If you haven’t already checked out Steve’s course, I highly recommend it. In just a few days, he has been turning students into exploit developers, using hands-on labs to reinforce focused training materials. The new day of fuzzing material also gives students training on the tools and techniques for software fault testing using canned and custom fuzzing tools. A quick sampling of topics includes:

  • Why fuzzing is needed for security, and how it can be used by Quality Assurance teams, software developers, vendors and penetration testers
  • Building your attack plan, sources for data collection, testing and monitoring techniques and tools
  • Fuzzing techniques including static test case development, randomized fuzzing, mutation and intelligent mutation fuzzing
  • Fuzzing opportunities and common software developer mistakes to target
  • Effective fuzzing through code coverage analysis using available source or closed binaries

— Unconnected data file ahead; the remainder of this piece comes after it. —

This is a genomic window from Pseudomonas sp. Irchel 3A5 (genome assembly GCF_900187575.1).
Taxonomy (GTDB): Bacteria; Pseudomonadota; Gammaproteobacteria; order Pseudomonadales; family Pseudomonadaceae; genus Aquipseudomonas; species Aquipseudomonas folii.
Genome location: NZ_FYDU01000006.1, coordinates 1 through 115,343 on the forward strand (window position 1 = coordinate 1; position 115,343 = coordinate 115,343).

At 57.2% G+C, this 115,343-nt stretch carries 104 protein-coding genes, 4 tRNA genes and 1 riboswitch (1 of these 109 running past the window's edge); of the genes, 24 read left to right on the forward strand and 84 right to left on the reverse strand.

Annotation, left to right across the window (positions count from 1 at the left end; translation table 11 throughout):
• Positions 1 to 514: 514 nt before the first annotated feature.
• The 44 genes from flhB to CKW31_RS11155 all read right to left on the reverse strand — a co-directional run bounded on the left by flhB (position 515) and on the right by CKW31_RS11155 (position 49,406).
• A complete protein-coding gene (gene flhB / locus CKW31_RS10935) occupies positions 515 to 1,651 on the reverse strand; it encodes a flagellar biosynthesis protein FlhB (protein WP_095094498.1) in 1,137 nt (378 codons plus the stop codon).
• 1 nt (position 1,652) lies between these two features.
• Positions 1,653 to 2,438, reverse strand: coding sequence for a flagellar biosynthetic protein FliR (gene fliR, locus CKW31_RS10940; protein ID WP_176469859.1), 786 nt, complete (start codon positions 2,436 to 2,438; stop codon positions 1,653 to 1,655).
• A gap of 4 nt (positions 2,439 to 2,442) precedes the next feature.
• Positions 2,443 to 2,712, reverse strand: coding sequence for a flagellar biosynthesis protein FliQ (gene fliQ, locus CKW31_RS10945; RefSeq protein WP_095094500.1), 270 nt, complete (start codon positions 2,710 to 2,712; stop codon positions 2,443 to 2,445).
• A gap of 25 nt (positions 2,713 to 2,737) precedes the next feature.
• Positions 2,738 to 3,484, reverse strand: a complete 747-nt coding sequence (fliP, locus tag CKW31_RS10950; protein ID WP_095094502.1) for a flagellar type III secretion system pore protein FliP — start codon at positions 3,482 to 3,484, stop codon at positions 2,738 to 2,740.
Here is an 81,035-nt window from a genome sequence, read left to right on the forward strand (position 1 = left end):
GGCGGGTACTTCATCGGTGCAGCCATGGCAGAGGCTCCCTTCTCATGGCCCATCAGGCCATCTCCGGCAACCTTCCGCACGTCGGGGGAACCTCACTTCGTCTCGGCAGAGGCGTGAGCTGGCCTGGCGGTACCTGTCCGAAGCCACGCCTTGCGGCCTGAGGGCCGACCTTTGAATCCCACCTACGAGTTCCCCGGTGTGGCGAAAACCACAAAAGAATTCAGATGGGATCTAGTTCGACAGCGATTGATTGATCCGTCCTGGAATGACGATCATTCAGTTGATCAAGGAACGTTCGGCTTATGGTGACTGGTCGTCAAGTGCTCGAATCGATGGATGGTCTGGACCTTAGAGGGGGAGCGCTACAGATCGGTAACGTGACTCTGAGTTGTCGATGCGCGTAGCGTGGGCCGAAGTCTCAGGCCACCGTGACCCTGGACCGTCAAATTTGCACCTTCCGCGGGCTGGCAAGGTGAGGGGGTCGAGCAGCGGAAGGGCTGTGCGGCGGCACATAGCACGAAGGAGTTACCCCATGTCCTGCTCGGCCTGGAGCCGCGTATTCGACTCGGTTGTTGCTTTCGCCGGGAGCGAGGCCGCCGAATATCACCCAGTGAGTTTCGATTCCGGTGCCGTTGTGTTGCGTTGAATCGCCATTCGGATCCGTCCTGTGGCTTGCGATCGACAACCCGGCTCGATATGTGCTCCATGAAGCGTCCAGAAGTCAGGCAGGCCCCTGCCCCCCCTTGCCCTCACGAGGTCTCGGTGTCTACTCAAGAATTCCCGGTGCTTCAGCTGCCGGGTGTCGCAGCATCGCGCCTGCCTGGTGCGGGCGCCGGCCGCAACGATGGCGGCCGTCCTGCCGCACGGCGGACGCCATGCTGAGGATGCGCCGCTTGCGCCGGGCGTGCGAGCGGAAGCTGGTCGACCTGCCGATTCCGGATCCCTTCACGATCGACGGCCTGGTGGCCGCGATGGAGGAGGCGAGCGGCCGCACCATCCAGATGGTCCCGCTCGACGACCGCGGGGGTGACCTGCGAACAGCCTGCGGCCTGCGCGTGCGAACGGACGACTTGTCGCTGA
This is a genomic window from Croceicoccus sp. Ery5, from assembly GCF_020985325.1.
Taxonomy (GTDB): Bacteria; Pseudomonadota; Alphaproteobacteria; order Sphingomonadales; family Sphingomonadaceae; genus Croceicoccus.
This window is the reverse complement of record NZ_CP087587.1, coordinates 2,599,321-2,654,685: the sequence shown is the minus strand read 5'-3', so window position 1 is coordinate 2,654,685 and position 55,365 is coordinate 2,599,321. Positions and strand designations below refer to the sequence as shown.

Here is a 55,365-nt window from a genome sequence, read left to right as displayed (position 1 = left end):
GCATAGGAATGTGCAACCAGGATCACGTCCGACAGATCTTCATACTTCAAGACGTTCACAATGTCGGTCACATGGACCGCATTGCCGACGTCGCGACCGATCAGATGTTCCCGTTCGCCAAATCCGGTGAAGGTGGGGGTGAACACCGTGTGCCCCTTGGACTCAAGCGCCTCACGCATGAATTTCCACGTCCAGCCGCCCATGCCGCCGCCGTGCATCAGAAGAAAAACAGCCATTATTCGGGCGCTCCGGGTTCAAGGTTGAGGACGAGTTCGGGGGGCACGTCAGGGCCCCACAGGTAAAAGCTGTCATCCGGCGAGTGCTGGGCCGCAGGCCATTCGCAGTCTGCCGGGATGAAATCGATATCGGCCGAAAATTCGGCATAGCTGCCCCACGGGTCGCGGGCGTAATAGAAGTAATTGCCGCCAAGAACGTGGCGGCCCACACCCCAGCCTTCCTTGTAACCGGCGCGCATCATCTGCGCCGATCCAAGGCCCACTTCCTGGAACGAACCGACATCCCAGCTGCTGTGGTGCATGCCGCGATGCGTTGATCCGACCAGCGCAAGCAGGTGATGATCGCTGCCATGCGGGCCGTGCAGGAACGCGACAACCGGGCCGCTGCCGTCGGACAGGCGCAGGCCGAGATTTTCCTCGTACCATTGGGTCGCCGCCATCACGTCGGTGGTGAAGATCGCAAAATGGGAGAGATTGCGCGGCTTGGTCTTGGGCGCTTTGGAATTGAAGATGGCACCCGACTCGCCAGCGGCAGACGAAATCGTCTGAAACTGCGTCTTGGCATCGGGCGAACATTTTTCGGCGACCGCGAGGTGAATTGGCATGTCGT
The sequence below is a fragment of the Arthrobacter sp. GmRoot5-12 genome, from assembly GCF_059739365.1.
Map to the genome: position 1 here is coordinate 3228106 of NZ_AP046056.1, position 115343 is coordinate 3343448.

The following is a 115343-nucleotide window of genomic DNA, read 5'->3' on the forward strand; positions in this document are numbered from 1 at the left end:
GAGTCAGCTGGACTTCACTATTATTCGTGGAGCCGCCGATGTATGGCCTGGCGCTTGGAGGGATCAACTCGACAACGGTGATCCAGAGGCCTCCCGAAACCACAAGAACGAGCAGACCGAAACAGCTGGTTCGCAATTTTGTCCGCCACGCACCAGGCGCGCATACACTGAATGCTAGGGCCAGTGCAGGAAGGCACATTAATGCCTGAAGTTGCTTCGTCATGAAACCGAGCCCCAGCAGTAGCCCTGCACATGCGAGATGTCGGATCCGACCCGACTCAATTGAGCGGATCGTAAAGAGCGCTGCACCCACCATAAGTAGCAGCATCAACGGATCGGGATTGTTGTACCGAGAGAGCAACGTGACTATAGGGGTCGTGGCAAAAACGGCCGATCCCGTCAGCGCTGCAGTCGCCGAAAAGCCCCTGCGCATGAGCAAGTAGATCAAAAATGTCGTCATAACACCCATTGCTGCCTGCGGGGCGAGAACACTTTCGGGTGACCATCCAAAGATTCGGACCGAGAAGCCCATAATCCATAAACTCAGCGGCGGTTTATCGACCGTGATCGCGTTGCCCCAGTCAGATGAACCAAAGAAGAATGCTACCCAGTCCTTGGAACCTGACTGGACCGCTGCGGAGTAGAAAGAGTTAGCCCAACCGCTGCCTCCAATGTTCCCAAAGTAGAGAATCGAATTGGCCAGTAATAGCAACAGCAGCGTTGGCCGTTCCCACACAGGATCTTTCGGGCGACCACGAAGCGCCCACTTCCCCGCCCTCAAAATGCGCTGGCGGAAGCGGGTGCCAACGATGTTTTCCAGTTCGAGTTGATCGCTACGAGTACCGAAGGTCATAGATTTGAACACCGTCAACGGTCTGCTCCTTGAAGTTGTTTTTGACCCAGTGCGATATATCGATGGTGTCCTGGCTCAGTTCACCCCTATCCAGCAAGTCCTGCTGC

• In-depth coverage on building custom fuzzers with Sulley

If I had to pick, I’d say the best part of the new day are the lab exercises. In the labs, you’ll use a variety of tools including Taof, Gcov/Lcov, Paimei with Pstalker, IDA Pro with the idapython plugin, the Sulley fuzzing framework and a bunch more. In the labs, you’ll definitely find interesting and useful bugs that, at the end of Steve’s course, you’ll be writing exploits for.

Steve is teaching his Developing Exploits for Penetration Testers and Security Researchers course in several upcoming conferences:

As always, I’m more than happy to any answer questions about this day of material. I’ll also try to answer questions about the entire course, though I may defer you to Steve. In the meantime, check out the description and sample topics. Also, my thanks to Steve for the chance to contribute to his awesome course.